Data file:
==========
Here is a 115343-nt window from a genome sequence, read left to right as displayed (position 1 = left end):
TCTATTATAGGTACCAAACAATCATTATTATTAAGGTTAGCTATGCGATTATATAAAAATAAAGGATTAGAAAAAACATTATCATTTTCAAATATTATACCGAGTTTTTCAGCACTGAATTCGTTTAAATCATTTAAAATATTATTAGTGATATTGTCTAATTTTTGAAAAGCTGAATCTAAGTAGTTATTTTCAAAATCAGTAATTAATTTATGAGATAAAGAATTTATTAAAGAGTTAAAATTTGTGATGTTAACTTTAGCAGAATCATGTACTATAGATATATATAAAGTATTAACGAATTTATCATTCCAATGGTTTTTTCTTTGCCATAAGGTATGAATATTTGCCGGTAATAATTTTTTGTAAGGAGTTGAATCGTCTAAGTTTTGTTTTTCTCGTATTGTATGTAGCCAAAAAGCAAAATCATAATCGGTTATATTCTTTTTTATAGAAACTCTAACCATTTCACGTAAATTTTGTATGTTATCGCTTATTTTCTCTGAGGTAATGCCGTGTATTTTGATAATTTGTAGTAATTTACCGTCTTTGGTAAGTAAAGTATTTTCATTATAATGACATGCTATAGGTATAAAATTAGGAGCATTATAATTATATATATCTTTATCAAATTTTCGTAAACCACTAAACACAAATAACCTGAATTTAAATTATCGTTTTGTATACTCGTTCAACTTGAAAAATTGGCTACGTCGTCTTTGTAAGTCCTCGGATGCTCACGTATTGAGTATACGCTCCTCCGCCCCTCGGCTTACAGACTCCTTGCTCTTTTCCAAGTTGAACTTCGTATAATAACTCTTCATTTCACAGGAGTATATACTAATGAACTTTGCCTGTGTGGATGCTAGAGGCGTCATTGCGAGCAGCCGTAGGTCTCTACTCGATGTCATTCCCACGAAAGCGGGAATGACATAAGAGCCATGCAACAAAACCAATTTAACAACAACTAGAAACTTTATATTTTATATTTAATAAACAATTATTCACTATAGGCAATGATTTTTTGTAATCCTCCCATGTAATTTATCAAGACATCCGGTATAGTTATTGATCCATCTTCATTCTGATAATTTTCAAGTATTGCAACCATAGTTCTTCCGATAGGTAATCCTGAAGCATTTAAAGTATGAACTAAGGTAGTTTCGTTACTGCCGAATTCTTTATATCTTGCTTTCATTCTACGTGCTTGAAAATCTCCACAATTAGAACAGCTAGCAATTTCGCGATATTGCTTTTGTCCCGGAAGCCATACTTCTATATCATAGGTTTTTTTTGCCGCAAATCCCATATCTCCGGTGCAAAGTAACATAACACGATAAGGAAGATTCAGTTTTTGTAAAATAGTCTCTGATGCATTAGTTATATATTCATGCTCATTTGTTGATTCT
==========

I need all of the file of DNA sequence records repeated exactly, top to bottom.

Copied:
Here is a 115343-nt window from a genome sequence, read left to right as displayed (position 1 = left end):
TCTATTATAGGTACCAAACAATCATTATTATTAAGGTTAGCTATGCGATTATATAAAAATAAAGGATTAGAAAAAACATTATCATTTTCAAATATTATACCGAGTTTTTCAGCACTGAATTCGTTTAAATCATTTAAAATATTATTAGTGATATTGTCTAATTTTTGAAAAGCTGAATCTAAGTAGTTATTTTCAAAATCAGTAATTAATTTATGAGATAAAGAATTTATTAAAGAGTTAAAATTTGTGATGTTAACTTTAGCAGAATCATGTACTATAGATATATATAAAGTATTAACGAATTTATCATTCCAATGGTTTTTTCTTTGCCATAAGGTATGAATATTTGCCGGTAATAATTTTTTGTAAGGAGTTGAATCGTCTAAGTTTTGTTTTTCTCGTATTGTATGTAGCCAAAAAGCAAAATCATAATCGGTTATATTCTTTTTTATAGAAACTCTAACCATTTCACGTAAATTTTGTATGTTATCGCTTATTTTCTCTGAGGTAATGCCGTGTATTTTGATAATTTGTAGTAATTTACCGTCTTTGGTAAGTAAAGTATTTTCATTATAATGACATGCTATAGGTATAAAATTAGGAGCATTATAATTATATATATCTTTATCAAATTTTCGTAAACCACTAAACACAAATAACCTGAATTTAAATTATCGTTTTGTATACTCGTTCAACTTGAAAAATTGGCTACGTCGTCTTTGTAAGTCCTCGGATGCTCACGTATTGAGTATACGCTCCTCCGCCCCTCGGCTTACAGACTCCTTGCTCTTTTCCAAGTTGAACTTCGTATAATAACTCTTCATTTCACAGGAGTATATACTAATGAACTTTGCCTGTGTGGATGCTAGAGGCGTCATTGCGAGCAGCCGTAGGTCTCTACTCGATGTCATTCCCACGAAAGCGGGAATGACATAAGAGCCATGCAACAAAACCAATTTAACAACAACTAGAAACTTTATATTTTATATTTAATAAACAATTATTCACTATAGGCAATGATTTTTTGTAATCCTCCCATGTAATTTATCAAGACATCCGGTATAGTTATTGATCCATCTTCATTCTGATAATTTTCAAGTATTGCAACCATAGTTCTTCCGATAGGTAATCCTGAAGCATTTAAAGTATGAACTAAGGTAGTTTCGTTACTGCCGAATTCTTTATATCTTGCTTTCATTCTACGTGCTTGAAAATCTCCACAATTAGAACAGCTAGCAATTTCGCGATATTGCTTTTGTCCCGGAAGCCATACTTCTATATCATAGGTTTTTTTTGCCGCAAATCCCATATCTCCGGTGCAAAGTAACATAACACGATAAGGAAGATTCAGTTTTTGTAAAATAGTCTCTGATGCATTAGTTATATATTCATGCTCATTTGTTGATTCT